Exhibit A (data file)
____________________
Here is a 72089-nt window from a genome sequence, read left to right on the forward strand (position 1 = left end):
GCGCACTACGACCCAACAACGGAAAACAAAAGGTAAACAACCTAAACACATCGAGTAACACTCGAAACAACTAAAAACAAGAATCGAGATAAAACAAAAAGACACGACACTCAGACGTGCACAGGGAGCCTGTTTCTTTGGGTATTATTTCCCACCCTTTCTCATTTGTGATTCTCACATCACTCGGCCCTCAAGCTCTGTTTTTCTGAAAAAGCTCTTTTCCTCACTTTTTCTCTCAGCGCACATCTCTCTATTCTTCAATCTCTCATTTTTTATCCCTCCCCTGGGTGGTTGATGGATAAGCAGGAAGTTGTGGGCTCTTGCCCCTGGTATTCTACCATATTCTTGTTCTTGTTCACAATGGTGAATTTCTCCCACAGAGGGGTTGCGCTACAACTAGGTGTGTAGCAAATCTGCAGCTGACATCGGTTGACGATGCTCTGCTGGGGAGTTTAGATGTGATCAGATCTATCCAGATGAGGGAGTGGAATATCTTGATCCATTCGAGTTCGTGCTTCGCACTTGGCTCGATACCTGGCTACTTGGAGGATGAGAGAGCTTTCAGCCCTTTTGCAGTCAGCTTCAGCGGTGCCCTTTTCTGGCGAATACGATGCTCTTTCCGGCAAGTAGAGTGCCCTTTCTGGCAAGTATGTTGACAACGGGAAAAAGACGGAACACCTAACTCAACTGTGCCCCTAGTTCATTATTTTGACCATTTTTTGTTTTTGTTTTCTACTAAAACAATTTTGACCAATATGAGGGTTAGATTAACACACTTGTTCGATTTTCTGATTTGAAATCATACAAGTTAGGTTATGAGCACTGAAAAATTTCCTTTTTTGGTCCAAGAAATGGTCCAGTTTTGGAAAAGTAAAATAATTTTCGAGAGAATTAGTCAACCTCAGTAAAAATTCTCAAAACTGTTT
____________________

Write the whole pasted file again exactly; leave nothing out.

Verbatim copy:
Here is a 72089-nt window from a genome sequence, read left to right on the forward strand (position 1 = left end):
GCGCACTACGACCCAACAACGGAAAACAAAAGGTAAACAACCTAAACACATCGAGTAACACTCGAAACAACTAAAAACAAGAATCGAGATAAAACAAAAAGACACGACACTCAGACGTGCACAGGGAGCCTGTTTCTTTGGGTATTATTTCCCACCCTTTCTCATTTGTGATTCTCACATCACTCGGCCCTCAAGCTCTGTTTTTCTGAAAAAGCTCTTTTCCTCACTTTTTCTCTCAGCGCACATCTCTCTATTCTTCAATCTCTCATTTTTTATCCCTCCCCTGGGTGGTTGATGGATAAGCAGGAAGTTGTGGGCTCTTGCCCCTGGTATTCTACCATATTCTTGTTCTTGTTCACAATGGTGAATTTCTCCCACAGAGGGGTTGCGCTACAACTAGGTGTGTAGCAAATCTGCAGCTGACATCGGTTGACGATGCTCTGCTGGGGAGTTTAGATGTGATCAGATCTATCCAGATGAGGGAGTGGAATATCTTGATCCATTCGAGTTCGTGCTTCGCACTTGGCTCGATACCTGGCTACTTGGAGGATGAGAGAGCTTTCAGCCCTTTTGCAGTCAGCTTCAGCGGTGCCCTTTTCTGGCGAATACGATGCTCTTTCCGGCAAGTAGAGTGCCCTTTCTGGCAAGTATGTTGACAACGGGAAAAAGACGGAACACCTAACTCAACTGTGCCCCTAGTTCATTATTTTGACCATTTTTTGTTTTTGTTTTCTACTAAAACAATTTTGACCAATATGAGGGTTAGATTAACACACTTGTTCGATTTTCTGATTTGAAATCATACAAGTTAGGTTATGAGCACTGAAAAATTTCCTTTTTTGGTCCAAGAAATGGTCCAGTTTTGGAAAAGTAAAATAATTTTCGAGAGAATTAGTCAACCTCAGTAAAAATTCTCAAAACTGTTT